Don – Are Diwano Mujhe Pehchano
In what is possibly the most tiger-centric gangster entrance in all of film history, a blazing Amitabh Bachchan in his prime, playing a street singer posing as a mob Kingpin, proves that intimidation and charm can be two sides of the same rupee. His eyes, hips, and oversized bowtie are in full effect as he courts the criminal underworld, daring even the most sternly goateed man to doubt his authenticity:
Who am I, who am I, who am who am who am I?
I am Don, I am Don, I am I am I am Don!
Strings swirl, horns blaze, and an insistent start-stop shuffle puts a dance floor under three and a half minutes of bombastic affirmation. Our hero spins and gestures his way through the South Asian, Latin American and Western influences that characterizes the seamless mosaic of Don’s cinematic score, reassuring the villains of his infamous name and reassuring the audience of his unmatchable Bollywood talent. A theme song with more volumes of purpose cannot be found; the flowers polka-dotting Amitabh’s wescot on their own are enough to say this much.
Pop Quiz – Who/what is the Velvet Mafia?
(a) an underground organization of criminal crooners, led by the Velvet Fog, Mel Torme
Okay, when you’re ready, scroll down and grade your quiz.
If your answer was (a), you get 0 points. You are wrong.*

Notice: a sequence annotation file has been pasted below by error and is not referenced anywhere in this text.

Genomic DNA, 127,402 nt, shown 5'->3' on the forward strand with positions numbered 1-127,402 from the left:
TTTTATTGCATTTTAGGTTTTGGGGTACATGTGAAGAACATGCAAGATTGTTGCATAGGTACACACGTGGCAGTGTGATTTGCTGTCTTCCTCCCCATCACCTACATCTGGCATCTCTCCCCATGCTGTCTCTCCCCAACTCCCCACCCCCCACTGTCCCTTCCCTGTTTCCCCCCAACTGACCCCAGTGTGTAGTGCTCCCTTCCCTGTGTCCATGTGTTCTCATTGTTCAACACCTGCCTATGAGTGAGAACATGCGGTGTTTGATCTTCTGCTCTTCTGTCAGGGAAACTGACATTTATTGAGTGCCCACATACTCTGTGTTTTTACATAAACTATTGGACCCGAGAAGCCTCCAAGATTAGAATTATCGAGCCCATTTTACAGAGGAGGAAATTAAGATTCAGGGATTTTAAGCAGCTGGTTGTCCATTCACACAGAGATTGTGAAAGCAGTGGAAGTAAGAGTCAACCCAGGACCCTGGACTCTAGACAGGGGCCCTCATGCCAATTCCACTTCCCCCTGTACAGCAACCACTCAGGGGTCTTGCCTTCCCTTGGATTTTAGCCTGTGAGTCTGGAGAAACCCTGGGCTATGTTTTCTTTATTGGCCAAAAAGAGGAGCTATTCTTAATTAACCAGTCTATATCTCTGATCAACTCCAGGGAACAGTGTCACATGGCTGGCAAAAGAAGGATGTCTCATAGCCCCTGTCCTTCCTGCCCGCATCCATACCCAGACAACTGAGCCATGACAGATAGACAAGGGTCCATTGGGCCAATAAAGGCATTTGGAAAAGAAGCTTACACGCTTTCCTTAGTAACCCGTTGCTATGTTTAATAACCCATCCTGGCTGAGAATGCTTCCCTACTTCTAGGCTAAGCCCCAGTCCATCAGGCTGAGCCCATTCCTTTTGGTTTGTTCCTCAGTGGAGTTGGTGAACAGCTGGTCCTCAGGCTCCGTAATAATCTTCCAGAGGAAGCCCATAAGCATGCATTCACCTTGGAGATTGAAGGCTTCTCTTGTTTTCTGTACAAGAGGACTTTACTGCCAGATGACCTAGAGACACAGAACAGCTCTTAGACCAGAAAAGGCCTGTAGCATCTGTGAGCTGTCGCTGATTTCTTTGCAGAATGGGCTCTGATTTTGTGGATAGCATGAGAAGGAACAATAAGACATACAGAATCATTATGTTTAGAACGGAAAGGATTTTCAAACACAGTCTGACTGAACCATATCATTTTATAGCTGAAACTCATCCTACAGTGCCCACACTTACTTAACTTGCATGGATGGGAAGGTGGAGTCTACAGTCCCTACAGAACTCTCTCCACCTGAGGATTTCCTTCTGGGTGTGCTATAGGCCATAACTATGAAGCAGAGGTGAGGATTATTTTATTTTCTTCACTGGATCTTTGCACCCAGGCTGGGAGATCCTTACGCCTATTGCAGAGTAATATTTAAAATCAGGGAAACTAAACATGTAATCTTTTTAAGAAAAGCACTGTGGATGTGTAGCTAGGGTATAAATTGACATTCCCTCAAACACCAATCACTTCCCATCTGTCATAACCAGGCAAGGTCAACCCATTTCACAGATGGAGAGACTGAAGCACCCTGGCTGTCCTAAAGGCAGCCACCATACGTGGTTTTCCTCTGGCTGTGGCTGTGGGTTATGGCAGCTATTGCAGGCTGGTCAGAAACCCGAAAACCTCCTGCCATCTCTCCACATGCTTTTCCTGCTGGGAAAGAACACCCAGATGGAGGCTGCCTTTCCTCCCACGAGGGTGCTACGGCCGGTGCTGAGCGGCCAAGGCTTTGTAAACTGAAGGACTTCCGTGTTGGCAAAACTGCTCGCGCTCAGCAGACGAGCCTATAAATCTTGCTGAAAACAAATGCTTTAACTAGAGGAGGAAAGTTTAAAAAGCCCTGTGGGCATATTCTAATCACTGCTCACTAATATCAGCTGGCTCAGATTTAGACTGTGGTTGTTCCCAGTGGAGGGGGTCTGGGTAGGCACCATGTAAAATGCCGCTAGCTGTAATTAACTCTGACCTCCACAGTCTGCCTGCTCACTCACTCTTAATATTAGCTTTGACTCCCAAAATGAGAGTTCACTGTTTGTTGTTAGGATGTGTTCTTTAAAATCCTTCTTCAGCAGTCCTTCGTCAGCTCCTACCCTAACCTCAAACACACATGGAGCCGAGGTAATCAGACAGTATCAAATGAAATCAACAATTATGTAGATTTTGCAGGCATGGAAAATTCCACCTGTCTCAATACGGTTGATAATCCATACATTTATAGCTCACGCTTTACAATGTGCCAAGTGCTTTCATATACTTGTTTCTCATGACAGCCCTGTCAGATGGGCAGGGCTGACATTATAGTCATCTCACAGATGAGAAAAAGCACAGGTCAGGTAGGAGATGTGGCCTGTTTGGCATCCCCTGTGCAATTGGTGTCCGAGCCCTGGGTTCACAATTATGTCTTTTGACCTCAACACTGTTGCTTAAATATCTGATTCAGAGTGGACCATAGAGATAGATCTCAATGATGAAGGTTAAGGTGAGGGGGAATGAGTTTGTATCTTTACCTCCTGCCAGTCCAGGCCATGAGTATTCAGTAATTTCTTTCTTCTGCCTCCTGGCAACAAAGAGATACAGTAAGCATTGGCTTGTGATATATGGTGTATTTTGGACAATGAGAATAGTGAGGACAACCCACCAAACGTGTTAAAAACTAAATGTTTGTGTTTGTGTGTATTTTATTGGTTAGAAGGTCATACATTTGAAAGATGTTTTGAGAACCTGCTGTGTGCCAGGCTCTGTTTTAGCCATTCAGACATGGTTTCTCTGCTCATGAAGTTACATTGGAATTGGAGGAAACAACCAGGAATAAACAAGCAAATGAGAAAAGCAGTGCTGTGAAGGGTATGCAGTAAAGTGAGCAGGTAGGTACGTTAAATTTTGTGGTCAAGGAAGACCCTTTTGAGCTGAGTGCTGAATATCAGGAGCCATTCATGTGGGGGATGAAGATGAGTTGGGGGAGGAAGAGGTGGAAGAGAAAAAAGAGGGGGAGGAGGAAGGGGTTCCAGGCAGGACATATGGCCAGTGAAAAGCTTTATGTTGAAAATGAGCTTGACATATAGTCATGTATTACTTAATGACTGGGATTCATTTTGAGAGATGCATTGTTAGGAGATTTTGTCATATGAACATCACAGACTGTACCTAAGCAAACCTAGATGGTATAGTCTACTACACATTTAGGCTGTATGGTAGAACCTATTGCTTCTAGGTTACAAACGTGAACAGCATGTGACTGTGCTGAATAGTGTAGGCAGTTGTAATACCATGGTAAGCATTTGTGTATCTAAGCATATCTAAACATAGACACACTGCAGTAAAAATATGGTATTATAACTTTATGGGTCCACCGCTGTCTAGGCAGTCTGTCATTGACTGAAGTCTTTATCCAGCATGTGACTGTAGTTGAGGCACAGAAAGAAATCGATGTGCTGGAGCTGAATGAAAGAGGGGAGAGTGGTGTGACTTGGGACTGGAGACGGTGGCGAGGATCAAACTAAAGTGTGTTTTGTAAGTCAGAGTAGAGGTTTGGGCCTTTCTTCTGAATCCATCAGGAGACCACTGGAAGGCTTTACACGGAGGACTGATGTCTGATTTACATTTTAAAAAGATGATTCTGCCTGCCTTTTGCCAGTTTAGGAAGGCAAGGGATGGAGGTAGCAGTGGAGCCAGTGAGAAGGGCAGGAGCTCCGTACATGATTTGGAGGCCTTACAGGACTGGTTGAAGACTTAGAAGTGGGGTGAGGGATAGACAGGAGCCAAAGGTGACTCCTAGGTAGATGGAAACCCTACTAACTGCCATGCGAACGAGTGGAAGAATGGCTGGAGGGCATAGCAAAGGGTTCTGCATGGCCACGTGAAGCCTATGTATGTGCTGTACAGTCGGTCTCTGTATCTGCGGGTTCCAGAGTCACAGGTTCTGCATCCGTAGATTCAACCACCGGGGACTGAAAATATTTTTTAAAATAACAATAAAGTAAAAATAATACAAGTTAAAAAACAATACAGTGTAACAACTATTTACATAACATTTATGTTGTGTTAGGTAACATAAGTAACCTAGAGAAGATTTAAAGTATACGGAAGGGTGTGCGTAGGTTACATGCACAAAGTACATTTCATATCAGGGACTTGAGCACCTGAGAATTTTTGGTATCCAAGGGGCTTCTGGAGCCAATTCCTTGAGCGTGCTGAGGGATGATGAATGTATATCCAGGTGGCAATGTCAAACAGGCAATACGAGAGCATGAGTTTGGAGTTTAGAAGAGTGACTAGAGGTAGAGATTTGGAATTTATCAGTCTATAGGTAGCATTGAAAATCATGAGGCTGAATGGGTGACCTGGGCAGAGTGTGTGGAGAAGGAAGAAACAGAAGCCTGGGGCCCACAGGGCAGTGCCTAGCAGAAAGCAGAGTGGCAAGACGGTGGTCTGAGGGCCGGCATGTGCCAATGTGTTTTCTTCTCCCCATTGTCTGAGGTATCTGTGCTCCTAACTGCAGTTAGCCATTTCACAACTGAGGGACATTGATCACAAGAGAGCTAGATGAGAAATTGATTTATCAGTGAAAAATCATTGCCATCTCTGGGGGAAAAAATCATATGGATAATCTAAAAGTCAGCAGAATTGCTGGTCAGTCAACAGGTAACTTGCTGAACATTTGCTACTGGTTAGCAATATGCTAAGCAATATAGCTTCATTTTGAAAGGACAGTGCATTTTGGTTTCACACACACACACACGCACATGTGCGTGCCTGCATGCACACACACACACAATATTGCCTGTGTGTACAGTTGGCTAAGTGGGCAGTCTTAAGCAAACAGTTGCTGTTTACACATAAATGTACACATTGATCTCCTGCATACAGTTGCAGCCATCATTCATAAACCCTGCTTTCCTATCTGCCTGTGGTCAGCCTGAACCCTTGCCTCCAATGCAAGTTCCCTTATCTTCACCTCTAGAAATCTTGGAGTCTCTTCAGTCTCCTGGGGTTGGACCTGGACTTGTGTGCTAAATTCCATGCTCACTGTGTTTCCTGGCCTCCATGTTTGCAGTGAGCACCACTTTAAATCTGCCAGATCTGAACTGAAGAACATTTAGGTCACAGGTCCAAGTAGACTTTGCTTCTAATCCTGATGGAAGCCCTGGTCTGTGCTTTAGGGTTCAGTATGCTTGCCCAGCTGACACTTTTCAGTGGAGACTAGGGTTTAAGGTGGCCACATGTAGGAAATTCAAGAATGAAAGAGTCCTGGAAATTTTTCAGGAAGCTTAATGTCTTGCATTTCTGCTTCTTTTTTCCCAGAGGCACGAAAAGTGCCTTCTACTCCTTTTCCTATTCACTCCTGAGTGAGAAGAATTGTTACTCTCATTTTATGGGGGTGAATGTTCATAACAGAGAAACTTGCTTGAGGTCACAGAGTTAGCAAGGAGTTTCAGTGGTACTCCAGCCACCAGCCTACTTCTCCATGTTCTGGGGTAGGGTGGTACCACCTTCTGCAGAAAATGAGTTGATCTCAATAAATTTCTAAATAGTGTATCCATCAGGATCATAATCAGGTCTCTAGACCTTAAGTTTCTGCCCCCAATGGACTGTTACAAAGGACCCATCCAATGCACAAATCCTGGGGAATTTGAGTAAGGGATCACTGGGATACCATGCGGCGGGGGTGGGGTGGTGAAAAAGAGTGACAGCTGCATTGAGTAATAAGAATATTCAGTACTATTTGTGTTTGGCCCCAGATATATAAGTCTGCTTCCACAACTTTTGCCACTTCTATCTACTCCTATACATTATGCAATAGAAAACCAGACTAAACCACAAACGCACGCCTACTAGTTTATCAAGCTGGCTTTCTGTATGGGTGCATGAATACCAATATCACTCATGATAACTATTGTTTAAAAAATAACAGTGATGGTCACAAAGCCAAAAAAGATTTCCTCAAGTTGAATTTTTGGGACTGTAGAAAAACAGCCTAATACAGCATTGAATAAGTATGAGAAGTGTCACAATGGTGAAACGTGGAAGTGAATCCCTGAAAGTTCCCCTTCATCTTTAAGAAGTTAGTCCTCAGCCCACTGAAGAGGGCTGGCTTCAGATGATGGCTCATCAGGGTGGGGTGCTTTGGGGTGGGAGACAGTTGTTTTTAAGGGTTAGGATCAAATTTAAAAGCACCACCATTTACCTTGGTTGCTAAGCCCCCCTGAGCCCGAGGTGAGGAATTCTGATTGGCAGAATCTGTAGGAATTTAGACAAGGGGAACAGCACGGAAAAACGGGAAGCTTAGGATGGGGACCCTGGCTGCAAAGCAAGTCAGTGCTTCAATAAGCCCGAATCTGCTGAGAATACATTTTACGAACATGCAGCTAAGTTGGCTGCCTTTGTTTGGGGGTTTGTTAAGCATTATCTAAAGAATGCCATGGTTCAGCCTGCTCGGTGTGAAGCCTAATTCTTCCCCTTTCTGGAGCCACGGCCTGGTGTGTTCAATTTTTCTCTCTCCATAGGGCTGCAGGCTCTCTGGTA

*Unless you know something I don’t, and there really is such an organization, in which case you get 1,000 points.
So this wasn’t your standard multiple choice. Sometimes there is more than one answer. And this was the case with this week’s Iron Clef theme. How can someone pick just one theme song? There are so many excellent theme songs, from Nerf Herder’s Buffy the Vampire Slayer theme song to the theme song for It’s the Gary Shandling Show (“this is the theme to Gary’s show, the opening theme to Gary’s show, Gary called me up and asked if I could write his theme song…”). And that’s just in the TV genre! Then you’ve got film, video games…it boggles the mind. After a week of soul searching, I finally narrowed down my entry to the Velvet Mafia Theme Song. But as there are two amazing velvet mafia theme songs, I can narrow no further.
The first is the theme song/intro for the NYC band from answer (c), headed by the previously mentioned giant bald queen, Dean Johnson. In this song, Dean sings of his willingness to sell himself to the alleged gay mafia from answer (b) in order to achieve professional success “If you wanna cross the bridge, you gotta pay the toll. If you wanna make it big, you gotta play with trolls. So pardon me while I go steppin’ out to Fire Island with David Geffen…” Since Dean was actually a manwhore, and was not exaggerating his willingness to get pounded for personal gain, one must only guess that he either never had the opportunity to meet the powerful queers and make his offer, or they reneged on the deal. Either way, the Velvet Mafia may never have made it to the mainstream, but in the NYC queercore scene, they were legendary.